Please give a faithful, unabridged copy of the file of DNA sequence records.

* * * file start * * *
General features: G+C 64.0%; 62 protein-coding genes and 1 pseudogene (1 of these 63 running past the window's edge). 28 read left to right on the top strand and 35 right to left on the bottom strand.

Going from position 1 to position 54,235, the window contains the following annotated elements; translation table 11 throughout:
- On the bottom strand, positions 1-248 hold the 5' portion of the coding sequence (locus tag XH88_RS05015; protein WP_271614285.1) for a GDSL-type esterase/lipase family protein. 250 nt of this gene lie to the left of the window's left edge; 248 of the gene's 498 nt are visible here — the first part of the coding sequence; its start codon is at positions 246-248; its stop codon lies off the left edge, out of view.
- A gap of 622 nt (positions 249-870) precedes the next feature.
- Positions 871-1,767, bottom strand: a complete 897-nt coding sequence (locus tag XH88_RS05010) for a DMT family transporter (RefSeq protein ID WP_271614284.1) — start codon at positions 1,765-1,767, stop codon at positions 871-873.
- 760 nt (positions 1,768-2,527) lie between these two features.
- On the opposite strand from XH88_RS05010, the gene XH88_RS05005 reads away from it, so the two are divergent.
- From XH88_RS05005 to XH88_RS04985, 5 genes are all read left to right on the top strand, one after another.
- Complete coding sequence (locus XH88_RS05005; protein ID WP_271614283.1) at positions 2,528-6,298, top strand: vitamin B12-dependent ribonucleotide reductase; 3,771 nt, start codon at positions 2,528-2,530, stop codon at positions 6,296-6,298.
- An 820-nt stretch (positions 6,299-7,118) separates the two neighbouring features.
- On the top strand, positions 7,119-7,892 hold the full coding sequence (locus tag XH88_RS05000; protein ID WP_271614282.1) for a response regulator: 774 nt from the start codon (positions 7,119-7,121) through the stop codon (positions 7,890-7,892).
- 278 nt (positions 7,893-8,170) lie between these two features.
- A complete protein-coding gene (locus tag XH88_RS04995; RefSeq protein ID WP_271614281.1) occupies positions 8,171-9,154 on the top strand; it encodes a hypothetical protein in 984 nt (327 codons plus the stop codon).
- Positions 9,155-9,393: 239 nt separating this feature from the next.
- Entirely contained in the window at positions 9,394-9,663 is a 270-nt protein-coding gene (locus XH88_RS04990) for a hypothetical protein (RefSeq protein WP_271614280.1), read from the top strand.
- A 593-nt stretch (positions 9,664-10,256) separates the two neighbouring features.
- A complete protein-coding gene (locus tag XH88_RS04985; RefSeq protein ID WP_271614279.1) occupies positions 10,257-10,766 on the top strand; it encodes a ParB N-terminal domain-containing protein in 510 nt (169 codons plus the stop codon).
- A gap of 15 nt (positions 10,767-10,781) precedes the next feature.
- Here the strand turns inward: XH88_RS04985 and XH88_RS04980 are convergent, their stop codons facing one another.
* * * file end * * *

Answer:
General features: G+C 64.0%; 62 protein-coding genes and 1 pseudogene (1 of these 63 running past the window's edge). 28 read left to right on the top strand and 35 right to left on the bottom strand.

Going from position 1 to position 54,235, the window contains the following annotated elements; translation table 11 throughout:
- On the bottom strand, positions 1-248 hold the 5' portion of the coding sequence (locus tag XH88_RS05015; protein WP_271614285.1) for a GDSL-type esterase/lipase family protein. 250 nt of this gene lie to the left of the window's left edge; 248 of the gene's 498 nt are visible here — the first part of the coding sequence; its start codon is at positions 246-248; its stop codon lies off the left edge, out of view.
- A gap of 622 nt (positions 249-870) precedes the next feature.
- Positions 871-1,767, bottom strand: a complete 897-nt coding sequence (locus tag XH88_RS05010) for a DMT family transporter (RefSeq protein ID WP_271614284.1) — start codon at positions 1,765-1,767, stop codon at positions 871-873.
- 760 nt (positions 1,768-2,527) lie between these two features.
- On the opposite strand from XH88_RS05010, the gene XH88_RS05005 reads away from it, so the two are divergent.
- From XH88_RS05005 to XH88_RS04985, 5 genes are all read left to right on the top strand, one after another.
- Complete coding sequence (locus XH88_RS05005; protein ID WP_271614283.1) at positions 2,528-6,298, top strand: vitamin B12-dependent ribonucleotide reductase; 3,771 nt, start codon at positions 2,528-2,530, stop codon at positions 6,296-6,298.
- An 820-nt stretch (positions 6,299-7,118) separates the two neighbouring features.
- On the top strand, positions 7,119-7,892 hold the full coding sequence (locus tag XH88_RS05000; protein ID WP_271614282.1) for a response regulator: 774 nt from the start codon (positions 7,119-7,121) through the stop codon (positions 7,890-7,892).
- 278 nt (positions 7,893-8,170) lie between these two features.
- A complete protein-coding gene (locus tag XH88_RS04995; RefSeq protein ID WP_271614281.1) occupies positions 8,171-9,154 on the top strand; it encodes a hypothetical protein in 984 nt (327 codons plus the stop codon).
- Positions 9,155-9,393: 239 nt separating this feature from the next.
- Entirely contained in the window at positions 9,394-9,663 is a 270-nt protein-coding gene (locus XH88_RS04990) for a hypothetical protein (RefSeq protein WP_271614280.1), read from the top strand.
- A 593-nt stretch (positions 9,664-10,256) separates the two neighbouring features.
- A complete protein-coding gene (locus tag XH88_RS04985; RefSeq protein ID WP_271614279.1) occupies positions 10,257-10,766 on the top strand; it encodes a ParB N-terminal domain-containing protein in 510 nt (169 codons plus the stop codon).
- A gap of 15 nt (positions 10,767-10,781) precedes the next feature.
- Here the strand turns inward: XH88_RS04985 and XH88_RS04980 are convergent, their stop codons facing one another.